by Randolph Holhut
AR Chief of Correspondents
November 20, 2014
THE LESSONS OF INTERVENTIONS PAST GO UNHEEDED IN IRAQ
DUMMERSTON, Vt. -- Get the feeling we've seen this movie before?
Patrick Cockburn of the UK paper The Independent reported on Nov. 16 that the Islamic State (a.k.a., ISIS) has recruited an army that is about 200,000 strong and controls about a third of Iraq and a third of Syria.
These numbers, courtesy of a top Kurdish official, are about 10 times the previous estimates of the CIA.
It might explain why the United States and its allies have been caught off guard by how much battlefield success Islamic State forces have had against the Iraqi and Syrian armies, Syrian rebels, and the Kurdish peshmerga.
The Islamic State soldiers apparently are quick studies when it comes to using the U.S. equipment abandoned or captured from the Iraqi army, and the Russian equipment they have captured from the Syrians.
They've got a lot of defectors from the Iraqi and Syrian armies, which also helps explain why ISIS seems to have a more professional and skilled army than first thought.
This information is pertinent when you consider how the United States is responding to ISIS.
In June of this year, 300 U.S. advisors were sent to Iraq to check up on the Iraqi army.
In August, 130 more U.S. advisors were sent to Kurdistan.
In early September, President Obama ordered another 470 soldiers to Iraq. By the end of the month, the total number of U.S. personnel in Iraq hit 1,500.
On Nov. 7, President Obama authorized sending another 1,500 soldiers to Iraq. That deployment brings the total number of U.S. "advisors" in Iraq to about 3,000 -- or about the same number of U.S. advisors that were in Vietnam at the end of 1961.
The pledge of "no boots on the ground" by President Obama is starting to sound awfully hollow. Just like the U.S. advisors of the Vietnam era that were in-country in the early 1960s to train the South Vietnamese army to fight the Viet Cong, the U.S. advisors in Iraq are there to ostensibly train the Iraqi and Kurdish armies to fight ISIS.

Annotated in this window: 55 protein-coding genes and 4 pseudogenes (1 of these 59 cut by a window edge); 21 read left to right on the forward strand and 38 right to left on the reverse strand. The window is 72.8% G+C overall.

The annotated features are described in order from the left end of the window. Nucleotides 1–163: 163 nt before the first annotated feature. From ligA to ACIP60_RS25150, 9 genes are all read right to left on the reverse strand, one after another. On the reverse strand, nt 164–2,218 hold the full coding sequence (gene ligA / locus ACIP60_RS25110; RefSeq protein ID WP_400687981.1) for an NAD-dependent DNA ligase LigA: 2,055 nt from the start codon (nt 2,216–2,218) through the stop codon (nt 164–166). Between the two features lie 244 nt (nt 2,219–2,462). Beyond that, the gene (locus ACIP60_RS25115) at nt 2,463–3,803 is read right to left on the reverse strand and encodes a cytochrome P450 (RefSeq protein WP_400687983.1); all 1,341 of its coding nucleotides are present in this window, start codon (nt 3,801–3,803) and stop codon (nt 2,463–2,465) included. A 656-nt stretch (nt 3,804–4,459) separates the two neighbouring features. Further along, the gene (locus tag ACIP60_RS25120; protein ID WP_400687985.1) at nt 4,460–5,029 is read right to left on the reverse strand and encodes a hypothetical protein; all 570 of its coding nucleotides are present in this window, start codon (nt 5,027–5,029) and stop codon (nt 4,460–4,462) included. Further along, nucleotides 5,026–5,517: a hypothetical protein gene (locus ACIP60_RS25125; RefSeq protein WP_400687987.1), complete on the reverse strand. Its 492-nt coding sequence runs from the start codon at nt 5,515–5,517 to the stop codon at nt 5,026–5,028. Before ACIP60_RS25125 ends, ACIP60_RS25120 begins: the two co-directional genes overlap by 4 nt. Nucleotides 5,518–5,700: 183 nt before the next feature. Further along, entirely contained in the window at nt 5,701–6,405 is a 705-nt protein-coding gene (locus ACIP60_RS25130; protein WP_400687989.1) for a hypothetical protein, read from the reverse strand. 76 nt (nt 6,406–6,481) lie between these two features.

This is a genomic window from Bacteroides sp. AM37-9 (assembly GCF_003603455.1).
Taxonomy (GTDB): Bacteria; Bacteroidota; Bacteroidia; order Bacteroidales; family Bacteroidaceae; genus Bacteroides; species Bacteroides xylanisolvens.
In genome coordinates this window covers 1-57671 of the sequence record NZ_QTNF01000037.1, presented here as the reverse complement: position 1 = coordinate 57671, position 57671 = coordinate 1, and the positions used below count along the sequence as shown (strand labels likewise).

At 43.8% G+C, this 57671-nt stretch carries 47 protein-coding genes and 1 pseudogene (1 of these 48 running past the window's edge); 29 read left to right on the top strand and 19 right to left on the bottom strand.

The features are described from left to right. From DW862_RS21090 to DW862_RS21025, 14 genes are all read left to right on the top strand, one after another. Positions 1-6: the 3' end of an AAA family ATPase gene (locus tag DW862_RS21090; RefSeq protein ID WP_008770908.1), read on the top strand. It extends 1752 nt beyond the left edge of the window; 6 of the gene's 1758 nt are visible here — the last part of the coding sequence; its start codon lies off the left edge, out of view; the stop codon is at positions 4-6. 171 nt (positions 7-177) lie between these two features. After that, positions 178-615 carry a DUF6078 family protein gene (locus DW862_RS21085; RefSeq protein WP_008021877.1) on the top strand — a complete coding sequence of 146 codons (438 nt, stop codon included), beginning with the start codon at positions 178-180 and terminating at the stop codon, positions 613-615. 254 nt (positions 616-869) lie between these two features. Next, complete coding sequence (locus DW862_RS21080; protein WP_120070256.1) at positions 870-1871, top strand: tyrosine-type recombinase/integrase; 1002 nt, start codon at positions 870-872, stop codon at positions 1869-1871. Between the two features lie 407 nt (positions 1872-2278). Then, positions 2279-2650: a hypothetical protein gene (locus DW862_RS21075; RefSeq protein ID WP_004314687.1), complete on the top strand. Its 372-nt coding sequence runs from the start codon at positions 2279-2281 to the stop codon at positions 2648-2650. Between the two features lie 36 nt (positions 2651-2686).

Like their fathers and grandfathers who were in Vietnam in the early Sixties, the advisors in Iraq are finding their role slowly shifting from training to fighting.
That's because the Iraqi military and security forces, the ones that the U.S. has spent billions to train and equip before U.S. combat troops withdrew in 2011, have been useless against ISIS.
And that's why U.S. troops are returning to Iraq. That's why there are still going to be about 10,000 U.S. combat troops after the supposed official end of combat operations later this year. And that's why the U.S. has been engaged in aggressive military action of one sort or another in at least 13 nations in the greater Middle East since 1980, at a cost of nearly $10 trillion.
Yet for all that money, and all that effort, and all the lives that have been lost, our nation is locked in a continuous cycle of war in the Middle East. And the region has been locked in a continuous cycle of disaster.
It's time to start asking a few simple questions about the U.S, slowly slouching toward Iraq, again.
If ISIS is such a threat to stability in the Middle East, why aren't neighboring countries joining the fight?
If ISIS is such threat to stability in Iraq, why aren't Iraqis taking up arms to fight them?
Most importantly, if the Iraqis, Saudis, and the rest of our alleged allies in the region aren't particularly interested in fighting ISIS, why should U.S. soldiers be doing the fighting?
AR's Chief of Correspondents, Randolph T. Holhut, holds an M.P.A. from the Kennedy School of Government at Harvard University and is an award-winning journalist in New England for more than 30 years. He edited "The George Seldes Reader" (Barricade Books). He can be reached at email@example.com.